40 Plus MOMS

Raising children at 40


Leave a comment

In my children’s words

Lest I forget, I will use this space to capture those nuggets, babbling, words, descriptions my children used or misused along the way. This is purely for my family’s future pleasure, although maybe it can get you to jot down some of your children’s funny choice of words before they eventually get erased from memory.

Shoomoonbach – to this day we don’t know what my daughter was trying to say, but whenever we’d read a particular Elmo book to her and flip to the page where he was wearing rain boots and a raincoat, she would say shoomoombach (age eighteen months)

Okee Okee – my daughter’s way of saying milk (age eighteen months)

Bekfest – breakfast in my daughter’s words (age eighteen months)

Ummm the best! My son’s way of saying he’s the best, and we totally agreed (age two)

Water table – my son’s word for “pool” table (age three). He’d get upset if we’d call it a pool table. My son loves water tables, marble runs, basketball, soccer, absolutely anything to do with marbles and balls. He’s really good at it too. He was able to throw 10 straight hoops in a row starting at two years old.

Skeen – don’t know where my son got this one, but whenever he’d see a robin, he’d yell out there’s skeen! (age three)

Pinkle – my son’s way of saying Pickle (age four)

More to come

Works of Art with Kids

2 Comments

 

IMG_20141127_202945_edit_edit

Art as depicted by a 4 and 6-year old ; Photo: Liliana Polcari

At last, the paintings my children worked on over the weekend have fully dried and ready for display. My children, aged four and six, love painting; seems like the messier they can get the more fun they have with it. So I indulged them last weekend by setting up a huge round plastic table-cloth on our family room floor with washable finger paint and gouache at their disposal.  I also had several plastic plates set up for them to use as a palette and avoid cross-contaminating the paint colours.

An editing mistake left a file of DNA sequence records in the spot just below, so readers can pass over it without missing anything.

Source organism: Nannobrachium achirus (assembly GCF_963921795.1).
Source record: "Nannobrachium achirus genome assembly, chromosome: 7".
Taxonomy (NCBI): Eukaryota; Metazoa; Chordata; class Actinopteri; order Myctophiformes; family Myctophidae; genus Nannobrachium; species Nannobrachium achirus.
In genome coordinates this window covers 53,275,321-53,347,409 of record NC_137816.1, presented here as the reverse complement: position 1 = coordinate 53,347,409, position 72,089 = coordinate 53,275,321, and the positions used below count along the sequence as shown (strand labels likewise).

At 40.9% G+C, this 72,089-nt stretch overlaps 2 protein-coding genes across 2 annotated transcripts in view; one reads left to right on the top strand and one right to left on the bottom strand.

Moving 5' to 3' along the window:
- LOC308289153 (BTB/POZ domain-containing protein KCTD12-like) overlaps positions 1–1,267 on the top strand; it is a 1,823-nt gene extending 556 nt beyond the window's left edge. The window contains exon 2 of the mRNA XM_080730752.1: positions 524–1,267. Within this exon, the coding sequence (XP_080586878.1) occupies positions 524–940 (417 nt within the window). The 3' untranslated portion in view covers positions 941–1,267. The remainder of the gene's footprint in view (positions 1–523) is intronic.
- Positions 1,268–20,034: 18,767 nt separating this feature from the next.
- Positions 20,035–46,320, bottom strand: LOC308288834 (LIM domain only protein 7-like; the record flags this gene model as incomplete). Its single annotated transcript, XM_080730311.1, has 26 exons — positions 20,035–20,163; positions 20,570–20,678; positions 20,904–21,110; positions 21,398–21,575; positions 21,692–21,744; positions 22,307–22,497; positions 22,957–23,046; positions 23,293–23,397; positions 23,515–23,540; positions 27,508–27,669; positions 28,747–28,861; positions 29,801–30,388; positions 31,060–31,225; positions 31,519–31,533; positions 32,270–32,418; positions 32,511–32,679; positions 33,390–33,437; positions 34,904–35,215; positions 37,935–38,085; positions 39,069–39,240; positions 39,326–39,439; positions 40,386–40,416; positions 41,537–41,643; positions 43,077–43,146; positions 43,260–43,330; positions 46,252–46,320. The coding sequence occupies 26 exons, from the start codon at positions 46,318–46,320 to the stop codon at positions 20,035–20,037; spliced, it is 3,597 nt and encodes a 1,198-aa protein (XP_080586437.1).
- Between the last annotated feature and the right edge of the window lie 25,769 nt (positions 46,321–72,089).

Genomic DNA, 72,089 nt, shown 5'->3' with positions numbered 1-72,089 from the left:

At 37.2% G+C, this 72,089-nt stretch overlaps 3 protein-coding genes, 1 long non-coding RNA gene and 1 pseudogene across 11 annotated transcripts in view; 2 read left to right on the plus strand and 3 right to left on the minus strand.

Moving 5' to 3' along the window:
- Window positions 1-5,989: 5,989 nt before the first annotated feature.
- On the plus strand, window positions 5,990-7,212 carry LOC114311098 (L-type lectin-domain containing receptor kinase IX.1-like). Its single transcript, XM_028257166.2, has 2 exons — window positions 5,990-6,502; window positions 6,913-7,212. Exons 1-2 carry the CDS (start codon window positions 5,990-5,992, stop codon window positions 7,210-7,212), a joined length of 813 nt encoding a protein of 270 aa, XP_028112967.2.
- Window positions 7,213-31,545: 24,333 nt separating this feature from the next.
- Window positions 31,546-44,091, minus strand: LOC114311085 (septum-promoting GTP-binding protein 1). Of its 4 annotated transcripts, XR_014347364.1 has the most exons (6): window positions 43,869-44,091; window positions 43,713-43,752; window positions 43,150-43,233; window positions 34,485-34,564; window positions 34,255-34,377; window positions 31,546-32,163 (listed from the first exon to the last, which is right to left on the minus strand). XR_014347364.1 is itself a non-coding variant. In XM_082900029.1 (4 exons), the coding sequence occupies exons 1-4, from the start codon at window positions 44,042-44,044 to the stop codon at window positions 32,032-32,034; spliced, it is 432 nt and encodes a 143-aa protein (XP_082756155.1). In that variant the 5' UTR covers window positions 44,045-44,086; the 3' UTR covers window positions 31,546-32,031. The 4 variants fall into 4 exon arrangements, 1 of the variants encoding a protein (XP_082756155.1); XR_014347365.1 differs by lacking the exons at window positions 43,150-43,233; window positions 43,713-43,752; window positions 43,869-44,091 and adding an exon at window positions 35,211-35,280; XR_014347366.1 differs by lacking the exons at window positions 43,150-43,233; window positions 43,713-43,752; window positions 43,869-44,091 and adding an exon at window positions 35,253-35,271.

Benefits of painting for children

So once it was all set up and the kids were ready to go with their paint smocks, they were set free to produce their works of art. My four year-old son loved using the paint brushes but loved dipping his fingers into the paint even more. At the same time, they were learning first-hand how to combine different colours to create new ones. There are a number of benefits associated with painting for your children stretching well beyond the sheer joy of creating and strengthening eye-hand motor coordination by holding paintbrushes. Through painting they have a forum to express their ideas and get to experience success through a tangible piece of artwork. They will also gain self-confidence and self-esteem through their proud displays of their work and the positive feedback they’ll receive along the way. In my daughter’s case, painting is also a stress reliever; she can spend hours painting and storytelling through her artwork. It keeps her occupied and focused by feeling a sense of accomplishment with every piece of art.

Displaying their masterpieces

I purchased several meters of canvas so that over the years I can collect and display several key pieces of their artwork. I have a storage box with their paper based artworks, but I wanted to make an effort to get them to paint on canvas so that I can frame it and keep it over the years and follow their progression. I’m setting up a wall in our house where their artwork will be displayed; a new piece will be added each year. Along the same lines as having annual pictures taken of your children at the same location every year to map their growth, I want to have their art keepsakes in an active displayable format. There are so many creative ways of displaying children’s art versus burying them in a storage box. I’m starting with simply unframed canvas but plant to progress with framing them in vintage frames. The ideas are endless and seeing my daughter’s satisfaction with her latest work makes me know enabling the whole process is all so well worth it. Oh, and the kids help with clean-up too, so on a practical level, they also learn responsibility through painting.

 

Feel free to share your art projects with kids.